Announced alongside worse-than-expected preliminary fourth-quarter results, GoPro's update on its business sent shares spiraling downward. In total, GoPro stock fell 27.7% in January, according to data provided by S&P Global Market Intelligence.
On Jan. 8, GoPro reported preliminary fourth-quarter revenue of $340 million, including an $80 million impact from its recent price reductions on its products. This is down sharply from fourth-quarter revenue of $541 million in the year-ago quarter.
GoPro also, surprisingly, said that even though its late-2016-launched Karma drone was number two in market share amid similarly priced drones during 2017, "margin challenges in an extremely competitive aerial market" prompted the company to exit the drone market.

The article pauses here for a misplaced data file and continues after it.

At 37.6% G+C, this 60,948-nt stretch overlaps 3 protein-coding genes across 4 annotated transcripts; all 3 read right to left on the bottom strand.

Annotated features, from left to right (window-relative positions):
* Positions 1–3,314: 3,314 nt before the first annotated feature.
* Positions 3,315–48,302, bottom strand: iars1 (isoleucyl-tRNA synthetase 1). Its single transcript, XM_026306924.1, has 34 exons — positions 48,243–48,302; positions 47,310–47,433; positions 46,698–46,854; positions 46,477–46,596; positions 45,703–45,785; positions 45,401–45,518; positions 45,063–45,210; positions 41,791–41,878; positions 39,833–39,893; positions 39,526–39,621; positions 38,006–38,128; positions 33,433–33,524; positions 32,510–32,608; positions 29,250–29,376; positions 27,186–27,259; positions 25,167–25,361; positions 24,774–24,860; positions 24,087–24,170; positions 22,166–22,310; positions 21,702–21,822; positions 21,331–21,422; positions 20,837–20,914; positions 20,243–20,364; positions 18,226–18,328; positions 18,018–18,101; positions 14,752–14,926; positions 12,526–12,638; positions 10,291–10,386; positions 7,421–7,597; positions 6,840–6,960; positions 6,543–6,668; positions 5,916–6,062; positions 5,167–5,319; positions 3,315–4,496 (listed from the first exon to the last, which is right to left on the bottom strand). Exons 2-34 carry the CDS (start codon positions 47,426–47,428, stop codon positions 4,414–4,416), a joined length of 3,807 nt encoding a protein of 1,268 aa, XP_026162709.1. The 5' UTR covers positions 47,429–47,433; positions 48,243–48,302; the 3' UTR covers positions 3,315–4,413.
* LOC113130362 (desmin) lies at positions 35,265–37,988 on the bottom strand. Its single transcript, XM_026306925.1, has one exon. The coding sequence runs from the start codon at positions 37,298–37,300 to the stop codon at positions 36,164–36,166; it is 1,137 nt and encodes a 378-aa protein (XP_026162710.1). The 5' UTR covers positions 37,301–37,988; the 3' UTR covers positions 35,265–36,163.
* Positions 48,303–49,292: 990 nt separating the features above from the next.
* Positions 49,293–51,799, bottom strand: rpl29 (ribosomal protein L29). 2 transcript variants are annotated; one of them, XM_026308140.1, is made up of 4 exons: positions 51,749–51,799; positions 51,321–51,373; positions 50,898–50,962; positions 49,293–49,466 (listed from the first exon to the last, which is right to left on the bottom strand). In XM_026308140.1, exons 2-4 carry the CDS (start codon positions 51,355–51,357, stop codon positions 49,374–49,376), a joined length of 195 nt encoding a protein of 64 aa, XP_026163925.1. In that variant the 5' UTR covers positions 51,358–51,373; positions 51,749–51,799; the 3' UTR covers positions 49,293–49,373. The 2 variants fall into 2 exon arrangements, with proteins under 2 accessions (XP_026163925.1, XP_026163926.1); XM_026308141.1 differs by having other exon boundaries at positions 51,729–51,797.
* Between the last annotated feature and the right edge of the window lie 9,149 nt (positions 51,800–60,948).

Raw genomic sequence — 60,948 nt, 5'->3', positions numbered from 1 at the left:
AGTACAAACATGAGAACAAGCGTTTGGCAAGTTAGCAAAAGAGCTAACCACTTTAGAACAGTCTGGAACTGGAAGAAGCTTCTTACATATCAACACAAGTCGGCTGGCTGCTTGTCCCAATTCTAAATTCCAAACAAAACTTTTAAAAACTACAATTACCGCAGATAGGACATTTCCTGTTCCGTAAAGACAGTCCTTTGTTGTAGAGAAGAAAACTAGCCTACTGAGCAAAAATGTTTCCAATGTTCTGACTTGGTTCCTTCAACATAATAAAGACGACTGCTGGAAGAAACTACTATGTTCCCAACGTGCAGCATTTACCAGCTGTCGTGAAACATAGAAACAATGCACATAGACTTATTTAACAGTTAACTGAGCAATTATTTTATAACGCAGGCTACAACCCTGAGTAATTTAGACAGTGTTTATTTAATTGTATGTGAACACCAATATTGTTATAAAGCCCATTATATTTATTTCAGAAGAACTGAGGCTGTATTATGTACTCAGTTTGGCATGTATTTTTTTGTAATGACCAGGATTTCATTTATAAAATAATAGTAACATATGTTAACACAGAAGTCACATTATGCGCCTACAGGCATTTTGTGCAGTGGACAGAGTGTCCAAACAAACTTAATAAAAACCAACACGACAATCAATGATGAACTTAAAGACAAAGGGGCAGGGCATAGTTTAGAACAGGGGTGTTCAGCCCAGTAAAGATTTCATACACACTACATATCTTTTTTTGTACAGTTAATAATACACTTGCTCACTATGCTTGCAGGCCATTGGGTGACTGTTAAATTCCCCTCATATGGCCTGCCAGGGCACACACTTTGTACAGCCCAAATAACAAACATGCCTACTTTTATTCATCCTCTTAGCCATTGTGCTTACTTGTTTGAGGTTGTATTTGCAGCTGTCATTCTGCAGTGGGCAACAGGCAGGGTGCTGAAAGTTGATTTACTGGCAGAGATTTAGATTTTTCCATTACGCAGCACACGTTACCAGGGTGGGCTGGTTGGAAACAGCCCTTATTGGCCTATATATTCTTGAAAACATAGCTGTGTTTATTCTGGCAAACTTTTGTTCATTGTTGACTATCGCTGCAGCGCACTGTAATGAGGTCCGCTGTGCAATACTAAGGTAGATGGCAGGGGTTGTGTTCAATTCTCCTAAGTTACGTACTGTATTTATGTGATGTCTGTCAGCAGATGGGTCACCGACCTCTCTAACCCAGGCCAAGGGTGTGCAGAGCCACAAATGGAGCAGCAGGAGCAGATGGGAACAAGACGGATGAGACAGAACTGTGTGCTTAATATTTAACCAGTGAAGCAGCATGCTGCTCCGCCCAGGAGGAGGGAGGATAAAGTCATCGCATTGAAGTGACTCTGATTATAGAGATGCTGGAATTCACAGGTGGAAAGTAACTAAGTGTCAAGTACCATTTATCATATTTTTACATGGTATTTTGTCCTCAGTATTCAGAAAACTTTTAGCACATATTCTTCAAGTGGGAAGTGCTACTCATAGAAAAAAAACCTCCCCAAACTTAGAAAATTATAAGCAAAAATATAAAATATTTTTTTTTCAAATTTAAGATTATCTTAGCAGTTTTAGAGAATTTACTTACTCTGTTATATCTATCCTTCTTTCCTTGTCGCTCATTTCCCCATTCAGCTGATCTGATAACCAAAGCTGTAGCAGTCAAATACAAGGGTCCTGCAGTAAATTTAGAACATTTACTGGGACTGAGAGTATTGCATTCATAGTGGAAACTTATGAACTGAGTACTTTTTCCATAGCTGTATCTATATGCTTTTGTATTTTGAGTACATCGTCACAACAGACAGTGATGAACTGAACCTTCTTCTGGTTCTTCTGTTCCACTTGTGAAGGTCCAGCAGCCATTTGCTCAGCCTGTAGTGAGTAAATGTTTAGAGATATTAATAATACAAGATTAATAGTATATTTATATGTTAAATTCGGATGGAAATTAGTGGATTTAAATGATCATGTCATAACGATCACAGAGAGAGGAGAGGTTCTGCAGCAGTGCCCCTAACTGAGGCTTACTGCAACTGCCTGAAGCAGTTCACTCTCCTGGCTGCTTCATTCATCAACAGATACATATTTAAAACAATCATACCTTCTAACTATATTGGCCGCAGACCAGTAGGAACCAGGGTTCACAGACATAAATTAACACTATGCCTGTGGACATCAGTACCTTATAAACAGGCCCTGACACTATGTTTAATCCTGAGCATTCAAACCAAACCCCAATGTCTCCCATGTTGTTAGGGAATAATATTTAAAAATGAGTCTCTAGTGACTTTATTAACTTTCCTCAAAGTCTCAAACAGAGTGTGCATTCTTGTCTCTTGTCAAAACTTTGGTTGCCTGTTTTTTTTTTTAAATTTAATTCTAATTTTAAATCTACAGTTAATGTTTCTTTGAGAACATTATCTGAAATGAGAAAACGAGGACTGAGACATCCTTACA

In conjunction with this change, GoPro said it was reducing its global workforce from over 1,250 employees to under 1,000.
GoPro CEO Nicholas Woodman said the company is committed to turning around its business in 2018, guiding to return to profitability and growth in the second half of 2018. Woodman cited strong sell-through at lower prices and optimism for GoPro's hardware and software roadmap as expected catalysts during the year.
Amid these challenges, Woodman is reducing his cash compensation for 2018 to $1.